Aggregate Dredging and The Crown Estate — facts and figures

The Crown Estate published a report on 7th November revealing the levels of aggregate dredged from the seabed and the revenue resulting from this. In (SIC(2007): part of 08.12) it revealed that the production of sand and gravel by dredging offshore contributes more than 20% of the material used for construction in England and Wales and that there were ‘substantial exports’. In addition dredging supplies material for beach nourishment and regular contract fill, e.g. the Cardiff Bay Barrage and the Sizewell B nuclear power station.

The report states that the UK has the largest offshore dredging industry in Europe and one of the biggest in the world. Almost all dredging is done under licence from The Crown Estate, to which, as the major seabed minerals owner, the royalties collected for dredging are around £14m per year. In 2006 the total dredged was 24.3 million tonnes of which 13.4 million was landed at wharves in England and Wales for processing and use as construction aggregate; 6.7 million was landed at wharves on Continental Europe for construction aggregate whilst 4.2 million was used for beach replenishment and contract fill.

Based on 2006 production there are two figures for turnover. For that landed at the wharf (assuming £6 per tonne; BMAPA communication) is £146m out of the dock gate, and after processing (assuming £12 per tonne) it is £293m.

Prices in Continental Europe are about 30% lower than in the UK, and the value of beach recharge will be significantly lower than for processed material. Assuming the beach material is unprocessed and that all other material is processed, weighting according to the landed volumes for 2006 gives an estimated of turnover of £242m.

The Gross Value added can be roughly estimated using the combined use matrix in the UK Input-Output Tables for 2004, for the whole sector, at 0.47 of turnover. Hence, gross value added is estimated as £114m. Exports, based on the above calculations assuming the processed price of £12 per tonne are estimated at £56m.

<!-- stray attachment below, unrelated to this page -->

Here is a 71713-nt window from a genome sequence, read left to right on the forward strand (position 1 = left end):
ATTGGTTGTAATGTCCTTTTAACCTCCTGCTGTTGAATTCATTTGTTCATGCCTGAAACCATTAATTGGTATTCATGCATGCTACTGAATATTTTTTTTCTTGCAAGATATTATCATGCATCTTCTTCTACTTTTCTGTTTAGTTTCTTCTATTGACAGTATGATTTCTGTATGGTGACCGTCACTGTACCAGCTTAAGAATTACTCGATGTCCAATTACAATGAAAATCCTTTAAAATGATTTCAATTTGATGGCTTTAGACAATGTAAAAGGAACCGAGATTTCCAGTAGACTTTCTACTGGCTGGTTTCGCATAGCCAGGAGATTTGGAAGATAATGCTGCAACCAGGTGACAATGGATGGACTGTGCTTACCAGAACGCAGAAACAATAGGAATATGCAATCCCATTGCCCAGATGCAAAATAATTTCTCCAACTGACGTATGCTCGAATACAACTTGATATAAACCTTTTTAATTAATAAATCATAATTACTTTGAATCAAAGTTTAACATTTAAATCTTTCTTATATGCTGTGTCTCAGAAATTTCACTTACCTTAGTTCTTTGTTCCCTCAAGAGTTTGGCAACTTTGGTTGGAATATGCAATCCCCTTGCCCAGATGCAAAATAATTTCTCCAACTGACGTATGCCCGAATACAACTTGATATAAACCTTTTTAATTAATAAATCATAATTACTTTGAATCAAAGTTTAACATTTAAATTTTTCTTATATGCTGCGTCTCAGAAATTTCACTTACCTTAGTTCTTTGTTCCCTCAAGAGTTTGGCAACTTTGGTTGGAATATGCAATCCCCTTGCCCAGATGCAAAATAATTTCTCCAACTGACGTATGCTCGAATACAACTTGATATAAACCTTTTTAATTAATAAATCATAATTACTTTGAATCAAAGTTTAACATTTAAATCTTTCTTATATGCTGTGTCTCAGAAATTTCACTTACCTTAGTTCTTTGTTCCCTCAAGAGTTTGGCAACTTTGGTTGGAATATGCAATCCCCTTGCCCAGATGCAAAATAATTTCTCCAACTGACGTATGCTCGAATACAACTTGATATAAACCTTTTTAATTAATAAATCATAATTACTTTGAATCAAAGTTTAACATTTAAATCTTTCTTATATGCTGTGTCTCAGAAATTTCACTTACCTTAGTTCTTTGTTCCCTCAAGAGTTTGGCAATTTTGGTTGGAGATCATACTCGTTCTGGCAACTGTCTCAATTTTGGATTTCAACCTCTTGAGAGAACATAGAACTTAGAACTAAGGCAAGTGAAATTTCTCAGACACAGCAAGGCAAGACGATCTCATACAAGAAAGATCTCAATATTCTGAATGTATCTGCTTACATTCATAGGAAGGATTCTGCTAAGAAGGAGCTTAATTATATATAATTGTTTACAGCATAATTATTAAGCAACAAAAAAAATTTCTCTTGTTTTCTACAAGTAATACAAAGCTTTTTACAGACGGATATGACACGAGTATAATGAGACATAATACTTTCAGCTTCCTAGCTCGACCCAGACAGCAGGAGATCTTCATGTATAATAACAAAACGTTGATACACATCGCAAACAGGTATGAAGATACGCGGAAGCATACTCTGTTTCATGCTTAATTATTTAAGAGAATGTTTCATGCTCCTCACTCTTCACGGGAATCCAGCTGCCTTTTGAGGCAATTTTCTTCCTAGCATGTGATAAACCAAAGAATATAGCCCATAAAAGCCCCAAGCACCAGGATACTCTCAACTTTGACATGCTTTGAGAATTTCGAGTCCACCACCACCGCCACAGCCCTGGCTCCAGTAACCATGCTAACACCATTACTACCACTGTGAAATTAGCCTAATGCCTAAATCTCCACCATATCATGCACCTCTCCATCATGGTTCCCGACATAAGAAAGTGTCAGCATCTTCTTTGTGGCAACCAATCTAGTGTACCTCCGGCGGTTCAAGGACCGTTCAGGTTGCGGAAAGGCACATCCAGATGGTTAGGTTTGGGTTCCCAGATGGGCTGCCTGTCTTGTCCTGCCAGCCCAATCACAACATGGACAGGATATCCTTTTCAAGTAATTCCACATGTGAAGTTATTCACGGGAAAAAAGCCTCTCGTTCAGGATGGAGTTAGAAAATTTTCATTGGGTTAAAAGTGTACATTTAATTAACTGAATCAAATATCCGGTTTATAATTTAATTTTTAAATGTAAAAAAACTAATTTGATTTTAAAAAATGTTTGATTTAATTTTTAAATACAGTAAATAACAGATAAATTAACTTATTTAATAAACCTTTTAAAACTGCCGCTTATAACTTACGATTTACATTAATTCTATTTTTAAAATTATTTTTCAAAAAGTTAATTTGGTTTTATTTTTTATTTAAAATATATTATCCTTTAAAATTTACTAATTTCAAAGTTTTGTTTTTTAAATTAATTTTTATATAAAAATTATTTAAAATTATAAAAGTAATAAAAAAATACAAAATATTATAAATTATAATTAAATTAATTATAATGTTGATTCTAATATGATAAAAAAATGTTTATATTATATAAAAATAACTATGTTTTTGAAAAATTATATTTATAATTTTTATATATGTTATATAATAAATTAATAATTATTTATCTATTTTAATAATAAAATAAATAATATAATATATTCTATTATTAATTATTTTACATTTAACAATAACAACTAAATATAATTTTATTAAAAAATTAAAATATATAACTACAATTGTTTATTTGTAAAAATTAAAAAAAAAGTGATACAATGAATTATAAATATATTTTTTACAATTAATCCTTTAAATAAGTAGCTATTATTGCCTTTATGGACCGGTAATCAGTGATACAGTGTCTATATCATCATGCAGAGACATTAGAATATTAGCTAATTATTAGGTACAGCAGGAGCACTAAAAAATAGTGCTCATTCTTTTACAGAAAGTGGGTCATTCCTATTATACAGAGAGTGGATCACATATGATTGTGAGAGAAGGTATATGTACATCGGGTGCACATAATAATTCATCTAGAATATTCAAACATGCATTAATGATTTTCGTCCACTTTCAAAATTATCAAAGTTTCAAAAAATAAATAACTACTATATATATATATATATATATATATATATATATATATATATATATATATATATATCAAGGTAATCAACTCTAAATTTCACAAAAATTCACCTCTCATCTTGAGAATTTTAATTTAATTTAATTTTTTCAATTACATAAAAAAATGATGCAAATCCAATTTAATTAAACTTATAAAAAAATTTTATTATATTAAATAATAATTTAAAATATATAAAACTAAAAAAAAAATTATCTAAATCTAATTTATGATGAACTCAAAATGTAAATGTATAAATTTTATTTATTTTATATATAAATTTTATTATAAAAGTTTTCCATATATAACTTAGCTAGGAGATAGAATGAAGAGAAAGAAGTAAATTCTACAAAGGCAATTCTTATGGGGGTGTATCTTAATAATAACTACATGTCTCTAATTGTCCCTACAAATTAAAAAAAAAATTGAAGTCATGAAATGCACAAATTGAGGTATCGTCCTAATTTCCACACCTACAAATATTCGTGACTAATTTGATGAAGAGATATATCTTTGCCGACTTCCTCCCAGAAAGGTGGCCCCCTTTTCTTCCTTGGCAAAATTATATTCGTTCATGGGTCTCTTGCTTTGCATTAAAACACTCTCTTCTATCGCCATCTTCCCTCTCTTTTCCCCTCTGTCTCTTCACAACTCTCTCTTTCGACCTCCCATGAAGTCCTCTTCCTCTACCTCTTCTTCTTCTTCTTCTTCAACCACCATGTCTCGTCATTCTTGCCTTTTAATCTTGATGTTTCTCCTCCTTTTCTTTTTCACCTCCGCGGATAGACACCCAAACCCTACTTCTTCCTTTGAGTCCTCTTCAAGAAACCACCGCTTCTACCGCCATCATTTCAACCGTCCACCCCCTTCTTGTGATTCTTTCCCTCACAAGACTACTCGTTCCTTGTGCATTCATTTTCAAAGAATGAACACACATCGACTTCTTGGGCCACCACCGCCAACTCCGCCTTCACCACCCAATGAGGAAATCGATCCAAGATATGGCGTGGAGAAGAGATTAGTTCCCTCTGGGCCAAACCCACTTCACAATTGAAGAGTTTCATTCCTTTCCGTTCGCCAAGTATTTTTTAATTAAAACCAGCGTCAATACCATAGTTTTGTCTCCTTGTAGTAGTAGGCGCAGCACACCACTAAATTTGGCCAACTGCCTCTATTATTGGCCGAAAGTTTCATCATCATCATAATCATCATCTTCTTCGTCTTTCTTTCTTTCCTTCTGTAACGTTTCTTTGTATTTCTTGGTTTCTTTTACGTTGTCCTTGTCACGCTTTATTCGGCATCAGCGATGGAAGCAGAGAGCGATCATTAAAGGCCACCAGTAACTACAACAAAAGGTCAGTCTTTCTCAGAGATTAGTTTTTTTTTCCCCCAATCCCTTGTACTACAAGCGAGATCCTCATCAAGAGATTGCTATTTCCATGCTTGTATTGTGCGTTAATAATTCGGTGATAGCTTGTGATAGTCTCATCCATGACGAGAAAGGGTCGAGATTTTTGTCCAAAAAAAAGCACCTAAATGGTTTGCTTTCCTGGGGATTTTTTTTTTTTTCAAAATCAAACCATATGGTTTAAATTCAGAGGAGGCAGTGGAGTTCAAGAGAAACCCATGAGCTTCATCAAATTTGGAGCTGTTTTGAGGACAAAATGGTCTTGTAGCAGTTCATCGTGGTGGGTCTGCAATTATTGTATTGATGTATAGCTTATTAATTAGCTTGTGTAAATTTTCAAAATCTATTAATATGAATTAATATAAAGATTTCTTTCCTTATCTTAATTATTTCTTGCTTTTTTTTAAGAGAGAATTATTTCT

The main area of offshore sand and gravel landings is the South East Region. One third of the South East region’ primary aggregate requirements come from marine sources. The 10 million tonnes landed in the South East represents 75% of total UK marine aggregate landings (13.4 million tonnes), and 40% of total UK marine aggregate production (24.8 million tonnes, including exports and beach/contract fill). Of the 68 wharves in England and Wales, 35 are in the Thames and at South East ports as a third of all UK construction takes place in the south east.

South Wales is uniquely dependent on marine-dredged sand which accounts for 93 per cent of the market for all construction sand and 97 per cent of building sand supply. There are currently no landings in Scotland or Northern Ireland.

The report gives the trends and potential for future growth, and says that the supply of marine dredged sand and gravel for UK construction has been remarkably stable since the early 1970s. In most regions the annual volume landed is much less than the maximum allowed under the licence terms. Large construction projects in the South East can increase consumption (for example the Channel Tunnel Rail Link, and prospectively, the Thames Gateway port development). It further says that the demand for exports is expected to grow as Continental land supplies become exhausted.

On the demand for beach nourishment. it reports that material used varies from year to year depending on what projects are currently being undertaken. As Climate Change may increase the demand for protection against coastal flooding may in turn call for more soft engineered defences.

The principle user of UK landed sand and gravel is given as the construction industry, which gets about 21% of its sand and gravel supply in England and Wales from marine sources. In 2005, 79% of marine aggregate landings were used in the production of concrete and concreting products. Overall in 2004 31,000 people were employed in the manufacture of concrete products for construction purposes, and of ready-mix concrete. In 2005 the construction industry accounted for 6% (£63bn) of the total UK GDP.

Aggregates 2006

  • Turnover £242m
  • Gross value added £114m
  • Exports £56m
  • Number employed 1,670


  • The British Marine Aggregate Producers Association (Mark Russell)
  • The Office for National Statistics, Annual Abstract of Statistics, Table 22.19
  • The strategic importance of the marine aggregate industry to the UK. Report prepared for BMAPA by the British Geological Survey 2007

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